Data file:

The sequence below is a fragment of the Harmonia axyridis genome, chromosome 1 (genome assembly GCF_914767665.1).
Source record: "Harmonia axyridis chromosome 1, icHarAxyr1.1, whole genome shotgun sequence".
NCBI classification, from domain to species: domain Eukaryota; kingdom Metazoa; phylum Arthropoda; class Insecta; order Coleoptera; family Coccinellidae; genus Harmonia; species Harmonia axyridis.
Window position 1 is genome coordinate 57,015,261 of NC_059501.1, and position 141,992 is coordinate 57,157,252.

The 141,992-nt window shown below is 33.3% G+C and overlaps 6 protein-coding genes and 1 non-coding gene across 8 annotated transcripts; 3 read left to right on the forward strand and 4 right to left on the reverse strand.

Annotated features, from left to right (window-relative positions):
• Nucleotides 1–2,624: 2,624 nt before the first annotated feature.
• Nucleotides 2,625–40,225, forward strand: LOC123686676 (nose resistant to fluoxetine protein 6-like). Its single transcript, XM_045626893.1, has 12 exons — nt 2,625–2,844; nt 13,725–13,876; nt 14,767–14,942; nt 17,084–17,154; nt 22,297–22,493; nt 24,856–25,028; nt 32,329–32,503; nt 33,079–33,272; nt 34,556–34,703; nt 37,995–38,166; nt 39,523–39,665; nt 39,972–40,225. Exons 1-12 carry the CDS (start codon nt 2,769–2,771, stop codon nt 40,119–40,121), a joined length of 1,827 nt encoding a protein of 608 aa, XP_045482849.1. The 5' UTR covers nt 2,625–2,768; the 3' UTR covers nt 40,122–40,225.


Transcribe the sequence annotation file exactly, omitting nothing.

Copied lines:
The sequence below is a fragment of the Harmonia axyridis genome, chromosome 1 (genome assembly GCF_914767665.1).
Source record: "Harmonia axyridis chromosome 1, icHarAxyr1.1, whole genome shotgun sequence".
NCBI classification, from domain to species: domain Eukaryota; kingdom Metazoa; phylum Arthropoda; class Insecta; order Coleoptera; family Coccinellidae; genus Harmonia; species Harmonia axyridis.
Window position 1 is genome coordinate 57,015,261 of NC_059501.1, and position 141,992 is coordinate 57,157,252.

The 141,992-nt window shown below is 33.3% G+C and overlaps 6 protein-coding genes and 1 non-coding gene across 8 annotated transcripts; 3 read left to right on the forward strand and 4 right to left on the reverse strand.

Annotated features, from left to right (window-relative positions):
• Nucleotides 1–2,624: 2,624 nt before the first annotated feature.
• Nucleotides 2,625–40,225, forward strand: LOC123686676 (nose resistant to fluoxetine protein 6-like). Its single transcript, XM_045626893.1, has 12 exons — nt 2,625–2,844; nt 13,725–13,876; nt 14,767–14,942; nt 17,084–17,154; nt 22,297–22,493; nt 24,856–25,028; nt 32,329–32,503; nt 33,079–33,272; nt 34,556–34,703; nt 37,995–38,166; nt 39,523–39,665; nt 39,972–40,225. Exons 1-12 carry the CDS (start codon nt 2,769–2,771, stop codon nt 40,119–40,121), a joined length of 1,827 nt encoding a protein of 608 aa, XP_045482849.1. The 5' UTR covers nt 2,625–2,768; the 3' UTR covers nt 40,122–40,225.